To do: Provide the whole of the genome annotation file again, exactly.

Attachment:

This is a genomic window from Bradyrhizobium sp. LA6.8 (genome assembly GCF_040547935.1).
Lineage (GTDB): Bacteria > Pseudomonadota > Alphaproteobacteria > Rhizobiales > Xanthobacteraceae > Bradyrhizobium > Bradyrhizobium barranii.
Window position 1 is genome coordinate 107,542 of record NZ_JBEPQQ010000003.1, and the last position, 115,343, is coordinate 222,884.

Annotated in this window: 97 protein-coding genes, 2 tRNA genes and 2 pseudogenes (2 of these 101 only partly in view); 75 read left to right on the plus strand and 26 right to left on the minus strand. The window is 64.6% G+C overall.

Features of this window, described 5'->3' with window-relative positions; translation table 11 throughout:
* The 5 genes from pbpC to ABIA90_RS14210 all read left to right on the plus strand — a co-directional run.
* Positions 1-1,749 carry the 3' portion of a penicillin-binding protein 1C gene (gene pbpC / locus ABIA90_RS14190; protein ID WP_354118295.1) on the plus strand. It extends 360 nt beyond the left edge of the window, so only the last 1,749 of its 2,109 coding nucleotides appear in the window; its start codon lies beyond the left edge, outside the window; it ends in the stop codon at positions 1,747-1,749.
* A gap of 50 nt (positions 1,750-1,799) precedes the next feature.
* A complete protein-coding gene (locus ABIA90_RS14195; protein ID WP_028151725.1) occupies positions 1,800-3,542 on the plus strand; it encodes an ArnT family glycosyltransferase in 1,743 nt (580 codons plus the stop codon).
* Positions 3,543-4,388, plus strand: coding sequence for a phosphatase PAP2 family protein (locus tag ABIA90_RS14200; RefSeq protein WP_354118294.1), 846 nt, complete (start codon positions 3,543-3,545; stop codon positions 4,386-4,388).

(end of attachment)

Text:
This is a genomic window from Bradyrhizobium sp. LA6.8 (genome assembly GCF_040547935.1).
Lineage (GTDB): Bacteria > Pseudomonadota > Alphaproteobacteria > Rhizobiales > Xanthobacteraceae > Bradyrhizobium > Bradyrhizobium barranii.
Window position 1 is genome coordinate 107,542 of record NZ_JBEPQQ010000003.1, and the last position, 115,343, is coordinate 222,884.

Annotated in this window: 97 protein-coding genes, 2 tRNA genes and 2 pseudogenes (2 of these 101 only partly in view); 75 read left to right on the plus strand and 26 right to left on the minus strand. The window is 64.6% G+C overall.

Features of this window, described 5'->3' with window-relative positions; translation table 11 throughout:
* The 5 genes from pbpC to ABIA90_RS14210 all read left to right on the plus strand — a co-directional run.
* Positions 1-1,749 carry the 3' portion of a penicillin-binding protein 1C gene (gene pbpC / locus ABIA90_RS14190; protein ID WP_354118295.1) on the plus strand. It extends 360 nt beyond the left edge of the window, so only the last 1,749 of its 2,109 coding nucleotides appear in the window; its start codon lies beyond the left edge, outside the window; it ends in the stop codon at positions 1,747-1,749.
* A gap of 50 nt (positions 1,750-1,799) precedes the next feature.
* A complete protein-coding gene (locus ABIA90_RS14195; protein ID WP_028151725.1) occupies positions 1,800-3,542 on the plus strand; it encodes an ArnT family glycosyltransferase in 1,743 nt (580 codons plus the stop codon).
* Positions 3,543-4,388, plus strand: coding sequence for a phosphatase PAP2 family protein (locus tag ABIA90_RS14200; RefSeq protein WP_354118294.1), 846 nt, complete (start codon positions 3,543-3,545; stop codon positions 4,386-4,388).